How many times have you found yourself sitting across complete strangers at a table in a crowded restaurant, trying not to eavesdrop, and being pulled into their conversation, and an unsolicited peek into their lives? How often have you wondered how a person’s deformity may have affected their life? It could be something as innocuous as a misshapen toe.
Think of the times someone you thought you knew well sent you into a tizzy by behaving in an unanticipated manner. It may have been a partner, a loved one, a colleague or your child’s classmate that landed that solid punch to the solar plexus and knocked the wind out of you.
Every now and then we are fooled by our perceptions of people. The truth is that none of us can ever claim to know another’s interiority—their thoughts, whom they love, what drives their actions, or what they are capable of saying or doing next. Few of us can predict the outcome of a relationship or what simmers underneath, and certainly not all the time. An invasion of frogs—real or imaginary—could break up a marriage. A woman could be a tigress when it comes to protecting her child who has been harmed, but strangely, not as fierce while dealing with her selfish husband. An evidently docile woman whose husband takes her for granted could have astonishing secrets up her sleeve.
Anukrti Upadhyay The Blue Women
These are the kind of characters you encounter in The Blue Women, a striking collection of short fiction from Anukrti Upadhyay. Lines between the real and the peculiar blur, characters oscillate between bright and grey spaces, teeter on the dark edge, trash about for some anchoring and often find it in the seemingly unlikely. What at first appears outlandish slowly takes the shape of the familiar, something close to home, and causes disturbance.
Anukrti’s gripping novels, ‘Bhaunri’ and ‘Kintsugi’ featured intrepid women who breached boundaries. The women characters in her latest offering continue to intrigue and captivate as they defy convention, pursue their innermost longings, wear many faces, and can be intemperate, unapologetic and obsessive about getting what they want. They are as much perpetrators as victims, their choices guided both by their free will and their circumstances.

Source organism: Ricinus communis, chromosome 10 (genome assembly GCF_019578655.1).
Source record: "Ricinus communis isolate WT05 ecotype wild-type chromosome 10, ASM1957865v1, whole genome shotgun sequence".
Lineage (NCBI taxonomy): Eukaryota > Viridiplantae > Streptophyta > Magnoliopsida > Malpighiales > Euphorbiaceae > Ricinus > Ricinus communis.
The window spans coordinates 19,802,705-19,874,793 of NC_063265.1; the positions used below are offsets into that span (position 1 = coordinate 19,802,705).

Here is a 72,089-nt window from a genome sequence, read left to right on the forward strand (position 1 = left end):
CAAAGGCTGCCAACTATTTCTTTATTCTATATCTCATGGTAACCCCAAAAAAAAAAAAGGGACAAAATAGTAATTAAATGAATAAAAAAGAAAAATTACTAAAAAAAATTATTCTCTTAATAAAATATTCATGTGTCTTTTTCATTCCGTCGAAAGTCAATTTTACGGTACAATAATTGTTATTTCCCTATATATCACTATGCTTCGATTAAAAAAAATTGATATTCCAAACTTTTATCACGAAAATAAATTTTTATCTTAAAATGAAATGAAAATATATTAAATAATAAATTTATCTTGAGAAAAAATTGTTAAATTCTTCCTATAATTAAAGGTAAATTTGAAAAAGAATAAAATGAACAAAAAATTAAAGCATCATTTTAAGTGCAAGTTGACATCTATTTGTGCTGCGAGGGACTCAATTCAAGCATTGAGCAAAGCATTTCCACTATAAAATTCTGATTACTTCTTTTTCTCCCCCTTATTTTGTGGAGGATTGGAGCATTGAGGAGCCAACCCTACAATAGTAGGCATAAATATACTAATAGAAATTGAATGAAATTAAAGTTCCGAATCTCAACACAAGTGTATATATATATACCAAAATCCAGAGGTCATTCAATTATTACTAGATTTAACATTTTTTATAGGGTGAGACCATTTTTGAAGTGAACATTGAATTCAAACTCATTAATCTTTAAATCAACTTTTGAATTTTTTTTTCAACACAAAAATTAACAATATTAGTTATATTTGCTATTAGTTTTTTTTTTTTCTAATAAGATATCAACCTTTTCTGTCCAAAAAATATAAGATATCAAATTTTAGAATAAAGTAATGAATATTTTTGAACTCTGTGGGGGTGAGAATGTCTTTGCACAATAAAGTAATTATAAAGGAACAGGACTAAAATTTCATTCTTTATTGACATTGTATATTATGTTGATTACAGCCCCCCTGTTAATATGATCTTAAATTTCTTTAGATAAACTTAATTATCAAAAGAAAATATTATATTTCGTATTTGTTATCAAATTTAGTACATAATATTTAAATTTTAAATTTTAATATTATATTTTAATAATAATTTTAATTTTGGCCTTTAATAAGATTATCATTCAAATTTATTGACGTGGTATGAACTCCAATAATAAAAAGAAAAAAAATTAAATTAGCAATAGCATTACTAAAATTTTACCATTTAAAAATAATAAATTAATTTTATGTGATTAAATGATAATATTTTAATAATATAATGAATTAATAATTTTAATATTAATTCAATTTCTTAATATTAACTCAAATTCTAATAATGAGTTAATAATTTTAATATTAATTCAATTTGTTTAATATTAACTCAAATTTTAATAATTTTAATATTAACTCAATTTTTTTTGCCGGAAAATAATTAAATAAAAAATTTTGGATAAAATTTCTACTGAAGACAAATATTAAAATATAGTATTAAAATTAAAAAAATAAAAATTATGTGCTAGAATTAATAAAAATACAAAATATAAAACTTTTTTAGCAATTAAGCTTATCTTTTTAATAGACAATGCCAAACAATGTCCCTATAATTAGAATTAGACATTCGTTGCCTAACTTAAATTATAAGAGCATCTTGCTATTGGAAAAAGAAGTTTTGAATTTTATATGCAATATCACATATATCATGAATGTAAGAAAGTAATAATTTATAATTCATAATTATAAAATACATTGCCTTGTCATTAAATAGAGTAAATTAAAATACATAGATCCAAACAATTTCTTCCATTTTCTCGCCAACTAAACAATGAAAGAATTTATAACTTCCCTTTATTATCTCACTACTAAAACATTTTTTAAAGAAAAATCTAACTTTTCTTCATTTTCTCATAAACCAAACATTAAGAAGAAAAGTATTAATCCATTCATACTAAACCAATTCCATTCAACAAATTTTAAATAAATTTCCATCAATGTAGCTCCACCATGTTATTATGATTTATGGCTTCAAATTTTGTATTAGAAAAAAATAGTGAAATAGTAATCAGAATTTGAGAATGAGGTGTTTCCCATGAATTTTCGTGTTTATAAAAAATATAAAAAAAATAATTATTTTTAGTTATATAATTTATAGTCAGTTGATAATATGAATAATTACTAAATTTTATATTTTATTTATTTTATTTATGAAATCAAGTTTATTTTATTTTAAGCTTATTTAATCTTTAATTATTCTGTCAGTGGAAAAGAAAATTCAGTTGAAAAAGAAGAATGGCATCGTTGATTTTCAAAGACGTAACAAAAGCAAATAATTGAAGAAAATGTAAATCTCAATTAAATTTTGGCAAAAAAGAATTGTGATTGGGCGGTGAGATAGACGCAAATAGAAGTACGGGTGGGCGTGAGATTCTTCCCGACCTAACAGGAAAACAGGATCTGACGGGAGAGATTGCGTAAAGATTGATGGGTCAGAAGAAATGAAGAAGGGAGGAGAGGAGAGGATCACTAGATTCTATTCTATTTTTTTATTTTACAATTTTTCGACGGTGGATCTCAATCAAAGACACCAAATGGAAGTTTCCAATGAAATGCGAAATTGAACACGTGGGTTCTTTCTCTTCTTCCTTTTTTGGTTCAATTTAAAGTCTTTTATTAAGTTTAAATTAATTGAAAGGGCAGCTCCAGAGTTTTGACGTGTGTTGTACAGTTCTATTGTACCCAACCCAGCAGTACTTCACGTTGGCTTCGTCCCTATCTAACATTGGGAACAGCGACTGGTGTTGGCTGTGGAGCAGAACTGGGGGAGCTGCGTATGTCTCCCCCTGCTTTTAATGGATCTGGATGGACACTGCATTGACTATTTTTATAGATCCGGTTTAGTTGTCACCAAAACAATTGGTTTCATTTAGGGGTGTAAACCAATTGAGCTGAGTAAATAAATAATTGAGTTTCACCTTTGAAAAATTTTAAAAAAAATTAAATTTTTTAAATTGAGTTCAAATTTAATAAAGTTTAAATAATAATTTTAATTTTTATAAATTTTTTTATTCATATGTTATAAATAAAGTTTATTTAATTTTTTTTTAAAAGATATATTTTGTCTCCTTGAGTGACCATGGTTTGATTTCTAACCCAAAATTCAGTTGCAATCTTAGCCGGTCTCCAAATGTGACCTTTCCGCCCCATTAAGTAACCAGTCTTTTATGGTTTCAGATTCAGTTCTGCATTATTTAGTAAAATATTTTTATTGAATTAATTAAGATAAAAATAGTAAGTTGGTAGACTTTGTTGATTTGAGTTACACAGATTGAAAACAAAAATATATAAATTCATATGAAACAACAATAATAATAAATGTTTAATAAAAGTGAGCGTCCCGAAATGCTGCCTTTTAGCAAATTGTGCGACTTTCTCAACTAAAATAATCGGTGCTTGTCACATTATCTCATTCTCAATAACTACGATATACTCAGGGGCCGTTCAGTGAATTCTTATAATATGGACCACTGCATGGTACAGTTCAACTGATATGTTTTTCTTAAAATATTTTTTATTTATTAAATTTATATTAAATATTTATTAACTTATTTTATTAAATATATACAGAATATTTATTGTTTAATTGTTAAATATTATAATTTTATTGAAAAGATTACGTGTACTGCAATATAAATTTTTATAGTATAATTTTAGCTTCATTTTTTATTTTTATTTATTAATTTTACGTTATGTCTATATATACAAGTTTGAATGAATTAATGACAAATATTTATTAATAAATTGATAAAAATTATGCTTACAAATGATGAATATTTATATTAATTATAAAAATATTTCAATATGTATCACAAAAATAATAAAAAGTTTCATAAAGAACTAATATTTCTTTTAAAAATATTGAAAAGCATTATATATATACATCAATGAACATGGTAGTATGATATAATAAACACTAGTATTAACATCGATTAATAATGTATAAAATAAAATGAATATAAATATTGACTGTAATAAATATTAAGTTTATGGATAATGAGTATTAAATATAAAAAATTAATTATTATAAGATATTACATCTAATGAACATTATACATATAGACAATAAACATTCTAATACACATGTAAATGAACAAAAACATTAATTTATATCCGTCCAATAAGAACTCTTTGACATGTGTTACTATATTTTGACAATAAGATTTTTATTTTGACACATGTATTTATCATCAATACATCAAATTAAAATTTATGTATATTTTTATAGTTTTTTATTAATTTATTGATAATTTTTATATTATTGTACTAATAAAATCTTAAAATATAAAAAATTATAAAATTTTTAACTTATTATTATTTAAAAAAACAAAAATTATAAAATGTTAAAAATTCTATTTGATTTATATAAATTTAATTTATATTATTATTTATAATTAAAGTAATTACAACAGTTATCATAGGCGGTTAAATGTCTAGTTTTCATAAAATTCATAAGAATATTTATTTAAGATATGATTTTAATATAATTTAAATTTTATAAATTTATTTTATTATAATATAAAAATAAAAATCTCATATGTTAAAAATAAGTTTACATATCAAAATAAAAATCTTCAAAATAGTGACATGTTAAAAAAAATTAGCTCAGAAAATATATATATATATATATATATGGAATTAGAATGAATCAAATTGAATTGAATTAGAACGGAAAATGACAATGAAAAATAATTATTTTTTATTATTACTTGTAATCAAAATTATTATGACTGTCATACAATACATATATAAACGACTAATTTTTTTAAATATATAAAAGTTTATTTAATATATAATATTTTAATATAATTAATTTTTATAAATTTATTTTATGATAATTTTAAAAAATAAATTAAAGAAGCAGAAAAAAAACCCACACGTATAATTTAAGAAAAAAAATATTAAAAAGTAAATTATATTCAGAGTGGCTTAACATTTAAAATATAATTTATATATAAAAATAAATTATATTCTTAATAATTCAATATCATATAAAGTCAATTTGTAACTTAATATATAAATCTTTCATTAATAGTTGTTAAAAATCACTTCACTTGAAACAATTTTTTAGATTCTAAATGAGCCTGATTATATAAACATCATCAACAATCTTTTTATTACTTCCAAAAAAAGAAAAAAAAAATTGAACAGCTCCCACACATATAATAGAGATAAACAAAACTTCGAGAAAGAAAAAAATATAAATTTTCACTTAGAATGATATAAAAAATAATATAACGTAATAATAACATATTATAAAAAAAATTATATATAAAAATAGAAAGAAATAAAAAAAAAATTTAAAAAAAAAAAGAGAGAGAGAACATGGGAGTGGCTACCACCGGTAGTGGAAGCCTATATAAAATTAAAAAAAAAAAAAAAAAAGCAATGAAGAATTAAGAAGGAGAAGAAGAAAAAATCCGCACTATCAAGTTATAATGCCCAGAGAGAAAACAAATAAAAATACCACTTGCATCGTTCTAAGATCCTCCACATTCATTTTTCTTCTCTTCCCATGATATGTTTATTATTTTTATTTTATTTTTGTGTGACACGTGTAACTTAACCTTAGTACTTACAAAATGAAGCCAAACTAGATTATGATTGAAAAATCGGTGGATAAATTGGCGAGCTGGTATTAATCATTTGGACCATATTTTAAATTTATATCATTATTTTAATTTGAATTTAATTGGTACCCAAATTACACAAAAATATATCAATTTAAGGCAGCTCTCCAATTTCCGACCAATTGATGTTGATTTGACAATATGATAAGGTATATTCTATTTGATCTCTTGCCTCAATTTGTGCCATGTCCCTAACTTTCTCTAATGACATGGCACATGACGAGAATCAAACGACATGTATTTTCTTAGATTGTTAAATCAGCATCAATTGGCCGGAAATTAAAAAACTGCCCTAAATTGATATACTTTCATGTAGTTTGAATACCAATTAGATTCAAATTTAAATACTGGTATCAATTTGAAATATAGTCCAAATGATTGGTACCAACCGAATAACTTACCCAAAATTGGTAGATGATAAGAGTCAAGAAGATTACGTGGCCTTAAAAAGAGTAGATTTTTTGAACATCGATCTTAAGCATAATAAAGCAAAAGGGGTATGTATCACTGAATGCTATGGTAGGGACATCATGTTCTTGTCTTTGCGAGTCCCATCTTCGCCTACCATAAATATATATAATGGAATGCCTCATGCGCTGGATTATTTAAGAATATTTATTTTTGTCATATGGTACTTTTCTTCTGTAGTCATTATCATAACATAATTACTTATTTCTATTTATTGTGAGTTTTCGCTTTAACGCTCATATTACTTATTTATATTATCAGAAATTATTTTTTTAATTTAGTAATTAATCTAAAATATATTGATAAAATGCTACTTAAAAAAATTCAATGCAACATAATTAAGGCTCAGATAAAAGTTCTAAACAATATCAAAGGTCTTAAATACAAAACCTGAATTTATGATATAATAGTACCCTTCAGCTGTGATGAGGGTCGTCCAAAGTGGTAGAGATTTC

The title story, ‘The Blue Women’, sets the tone for what is to follow throughout the book—the quirky, the surreal—where a woman cab driver gets visions of the death of her female passengers. It reminded me of the 1978 noir mystery thriller, ‘Eyes of Laura Mars’, though apart from the clairvoyance about the impending harm, there is much that is different. When her male passenger asks her whether her husband worries about her driving at night, she has the spunk to counter-question, ‘Doesn’t your wife worry about you travelling alone at night?’ Such is the mettle the women characters are made of.
Take the story, ‘Mauna’, in which the grief-stricken heroine is plagued by restlessness after her father’s demise. Through her eyes, you get a glimpse of her father, the kind of solid character you want to meet. As you begin to worry about this bereaved woman standing under the harsingar tree that her father loved, there is a startling twist to the story.
In ‘Insecta’, the protagonist M, like Abhimanyu, is surrounded by invaders, and while Abhimanyu had to fight the battle with humans, and only once, M has to do it night after night with creepy crawlies, till he reaches a point where both he and you look for resolution, but are left with untied knots. This is characteristic of most of Upadhyay’s stories. Both the players in her stories, and the reader, find themselves in a state of limbo.
Braided into these engrossing narratives are vivid portraits of trees, bats, frogs, insects, and dragons that add depth and an unusual perspective while reminding us of our interconnectedness. The author’s rich imagination takes you into realms that leave you both fascinated and stricken. There is no knowing where the real ends and the illusory begins. It’s a deftly woven network of the ordinary and the complex, and the apparent and the invisible, much like our own worlds. Like all good stories, these too hold up a mirror to ourselves, goad us to scratch the surface, and leave us shaken. Long after you’ve read the book, you may well have a big toe wiggling in your mind now and then. If that makes you uncomfortable, know that it is meant to.
Archana Pai Kulkarni is the Books Editor at SheThePeople. The views expressed are the author’s own.